Government: God's Gift to All Men

Selected Scriptures

Tom Pennington  •  July 4, 2010
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As you know, if you've been a part of our church any time at all, I love to read and I enjoy, from time to time, reading outside of the issues of theology and biblical topics. And last year I had the chance to read a Pulitzer Prize winning book by David McCullough entitled simply 1776. McCullough writes this, "In Philadelphia, July 2, 1776, the Continental Congress, in a momentous decision, voted to dissolve the connection with Great Britain. That was communicated by means of a letter from John Hancock to General George Washington along with the complete text of the declaration. Washington received that on July 8th at his army headquarters." Here's what the letter from Hancock to Washington said. "That our affairs may take a more favorable turn, the Congress have judged it necessary to dissolve the connection between Great Britain and the American colonies, and to declare them free and independent states, as you will perceive by the enclosed declaration."

The fact that those momentous events of July 1776 occurred are no accident at all. In fact, the affairs of all nations are in the hands of a sovereign God, including their inception. In fact, in Acts 17, you remember Paul, when he was on Mars Hill, made this statement, he said, "God made," the Creator God that I'm talking about, "made from one man every nation of mankind to live on all the face of the earth." And then he says this about the nations, "having determined their appointed times." Literally, having marked off their appointed life spans on the timeline of human history. God pre-determined, in eternity past, the lifespan of every nation.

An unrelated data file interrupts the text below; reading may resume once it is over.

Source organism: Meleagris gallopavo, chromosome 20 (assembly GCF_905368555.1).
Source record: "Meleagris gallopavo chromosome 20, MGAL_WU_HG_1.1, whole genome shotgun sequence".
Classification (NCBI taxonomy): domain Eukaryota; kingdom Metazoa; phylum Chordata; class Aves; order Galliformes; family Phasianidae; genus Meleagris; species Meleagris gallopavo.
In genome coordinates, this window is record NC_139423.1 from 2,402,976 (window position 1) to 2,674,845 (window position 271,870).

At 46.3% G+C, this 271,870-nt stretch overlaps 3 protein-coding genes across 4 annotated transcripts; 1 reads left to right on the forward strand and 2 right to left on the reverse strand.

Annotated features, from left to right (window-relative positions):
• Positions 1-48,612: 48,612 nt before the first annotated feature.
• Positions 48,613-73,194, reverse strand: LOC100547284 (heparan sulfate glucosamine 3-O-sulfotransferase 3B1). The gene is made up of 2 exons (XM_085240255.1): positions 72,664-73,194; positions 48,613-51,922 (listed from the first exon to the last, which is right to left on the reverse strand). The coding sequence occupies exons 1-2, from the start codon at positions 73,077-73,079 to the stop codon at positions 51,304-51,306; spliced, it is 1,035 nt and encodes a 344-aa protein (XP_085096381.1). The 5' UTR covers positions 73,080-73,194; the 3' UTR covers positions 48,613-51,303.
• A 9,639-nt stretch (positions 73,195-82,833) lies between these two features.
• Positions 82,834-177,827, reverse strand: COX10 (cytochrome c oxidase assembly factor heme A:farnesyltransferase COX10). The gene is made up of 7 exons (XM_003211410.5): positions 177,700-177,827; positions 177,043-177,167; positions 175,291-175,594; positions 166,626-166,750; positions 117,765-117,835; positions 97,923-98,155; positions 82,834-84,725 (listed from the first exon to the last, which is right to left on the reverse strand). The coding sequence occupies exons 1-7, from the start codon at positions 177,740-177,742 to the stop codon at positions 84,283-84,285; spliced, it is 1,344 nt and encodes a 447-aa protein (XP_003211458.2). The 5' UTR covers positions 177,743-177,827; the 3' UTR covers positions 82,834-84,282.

In our case, He not only knew but He determined that a complex series of events would come to a head and in July of 1776 the United States of America would be born. Not only that, but God has also pre-determined the day when our life span as a nation will end. Paul went on in Acts 17 to say this, "having determined the boundaries of their habitation." In other words, God predetermined the fixed borders of every human nation at every moment in its history.

It's equally clear in Scripture that God also ordained the government, the form of government of every nation, including our own. You see, human government was established in basic principle after the flood. In Genesis 9:6, God, in the Noahic covenant, gave this command to Noah and his descendants, "'Whoever sheds man's blood, by man his blood shall be shed, for in the image of God He made man.'" There was implied in that command the seed of nations. Just a few verses later in Genesis 10:5 the word nation or nations appears for the very first time in Scripture. It's the table of nations, the descendants of Noah, and how they became the nations of the world.

The cause of this change in God's plan, the reason nations began, is because of the events unfolded in the early verses of Genesis 11, the Tower of Babel. When God scattered the people He gave them different languages and spread them across the face of the earth in nations. With nations came the structure and authority over those nations and their peoples. We call that authority structure over entire nations, government. That authority structure, or government, is ordained by God Himself.